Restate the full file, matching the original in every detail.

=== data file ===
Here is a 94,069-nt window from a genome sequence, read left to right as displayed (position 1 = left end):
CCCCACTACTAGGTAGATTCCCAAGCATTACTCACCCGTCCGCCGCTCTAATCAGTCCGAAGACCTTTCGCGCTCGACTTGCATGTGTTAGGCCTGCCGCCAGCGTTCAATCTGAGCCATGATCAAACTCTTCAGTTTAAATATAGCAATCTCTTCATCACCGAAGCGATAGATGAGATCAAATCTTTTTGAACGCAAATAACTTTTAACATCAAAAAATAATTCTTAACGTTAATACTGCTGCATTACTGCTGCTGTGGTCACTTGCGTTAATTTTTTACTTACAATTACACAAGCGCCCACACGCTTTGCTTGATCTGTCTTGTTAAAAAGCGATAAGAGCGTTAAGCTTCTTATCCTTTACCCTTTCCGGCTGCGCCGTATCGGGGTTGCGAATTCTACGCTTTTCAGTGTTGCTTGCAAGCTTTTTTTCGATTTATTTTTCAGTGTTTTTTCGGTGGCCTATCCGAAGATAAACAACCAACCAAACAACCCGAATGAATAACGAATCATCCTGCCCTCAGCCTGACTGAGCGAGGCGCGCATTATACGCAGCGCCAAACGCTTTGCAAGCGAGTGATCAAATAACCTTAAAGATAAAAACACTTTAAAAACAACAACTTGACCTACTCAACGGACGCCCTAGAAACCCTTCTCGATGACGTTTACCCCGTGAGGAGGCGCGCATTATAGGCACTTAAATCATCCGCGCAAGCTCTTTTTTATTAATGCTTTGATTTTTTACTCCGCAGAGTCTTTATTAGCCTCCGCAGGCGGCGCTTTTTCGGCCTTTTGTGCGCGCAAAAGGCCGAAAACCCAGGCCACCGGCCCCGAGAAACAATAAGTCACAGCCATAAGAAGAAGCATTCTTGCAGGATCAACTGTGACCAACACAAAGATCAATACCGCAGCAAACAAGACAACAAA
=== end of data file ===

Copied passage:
Here is a 94,069-nt window from a genome sequence, read left to right as displayed (position 1 = left end):
CCCCACTACTAGGTAGATTCCCAAGCATTACTCACCCGTCCGCCGCTCTAATCAGTCCGAAGACCTTTCGCGCTCGACTTGCATGTGTTAGGCCTGCCGCCAGCGTTCAATCTGAGCCATGATCAAACTCTTCAGTTTAAATATAGCAATCTCTTCATCACCGAAGCGATAGATGAGATCAAATCTTTTTGAACGCAAATAACTTTTAACATCAAAAAATAATTCTTAACGTTAATACTGCTGCATTACTGCTGCTGTGGTCACTTGCGTTAATTTTTTACTTACAATTACACAAGCGCCCACACGCTTTGCTTGATCTGTCTTGTTAAAAAGCGATAAGAGCGTTAAGCTTCTTATCCTTTACCCTTTCCGGCTGCGCCGTATCGGGGTTGCGAATTCTACGCTTTTCAGTGTTGCTTGCAAGCTTTTTTTCGATTTATTTTTCAGTGTTTTTTCGGTGGCCTATCCGAAGATAAACAACCAACCAAACAACCCGAATGAATAACGAATCATCCTGCCCTCAGCCTGACTGAGCGAGGCGCGCATTATACGCAGCGCCAAACGCTTTGCAAGCGAGTGATCAAATAACCTTAAAGATAAAAACACTTTAAAAACAACAACTTGACCTACTCAACGGACGCCCTAGAAACCCTTCTCGATGACGTTTACCCCGTGAGGAGGCGCGCATTATAGGCACTTAAATCATCCGCGCAAGCTCTTTTTTATTAATGCTTTGATTTTTTACTCCGCAGAGTCTTTATTAGCCTCCGCAGGCGGCGCTTTTTCGGCCTTTTGTGCGCGCAAAAGGCCGAAAACCCAGGCCACCGGCCCCGAGAAACAATAAGTCACAGCCATAAGAAGAAGCATTCTTGCAGGATCAACTGTGACCAACACAAAGATCAATACCGCAGCAAACAAGACAACAAA